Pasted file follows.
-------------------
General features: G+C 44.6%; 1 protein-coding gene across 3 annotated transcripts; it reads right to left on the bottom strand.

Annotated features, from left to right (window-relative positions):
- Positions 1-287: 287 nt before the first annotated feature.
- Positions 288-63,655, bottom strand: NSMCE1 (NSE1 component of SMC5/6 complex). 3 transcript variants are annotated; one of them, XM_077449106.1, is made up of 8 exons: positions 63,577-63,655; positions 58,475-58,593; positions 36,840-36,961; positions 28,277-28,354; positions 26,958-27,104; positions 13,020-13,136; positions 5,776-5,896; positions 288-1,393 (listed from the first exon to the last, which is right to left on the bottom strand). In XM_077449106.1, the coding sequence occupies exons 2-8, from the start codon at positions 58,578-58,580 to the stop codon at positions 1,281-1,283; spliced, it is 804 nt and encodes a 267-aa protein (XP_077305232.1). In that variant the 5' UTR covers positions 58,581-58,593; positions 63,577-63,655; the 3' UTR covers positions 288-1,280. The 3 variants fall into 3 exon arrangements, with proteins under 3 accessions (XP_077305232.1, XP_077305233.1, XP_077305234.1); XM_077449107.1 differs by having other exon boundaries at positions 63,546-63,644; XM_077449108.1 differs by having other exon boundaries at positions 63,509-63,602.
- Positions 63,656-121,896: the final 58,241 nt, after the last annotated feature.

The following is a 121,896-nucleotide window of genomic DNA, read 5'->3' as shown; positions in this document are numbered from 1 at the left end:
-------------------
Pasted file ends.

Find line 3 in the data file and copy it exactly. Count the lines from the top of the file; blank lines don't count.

- Positions 1-287: 287 nt before the first annotated feature.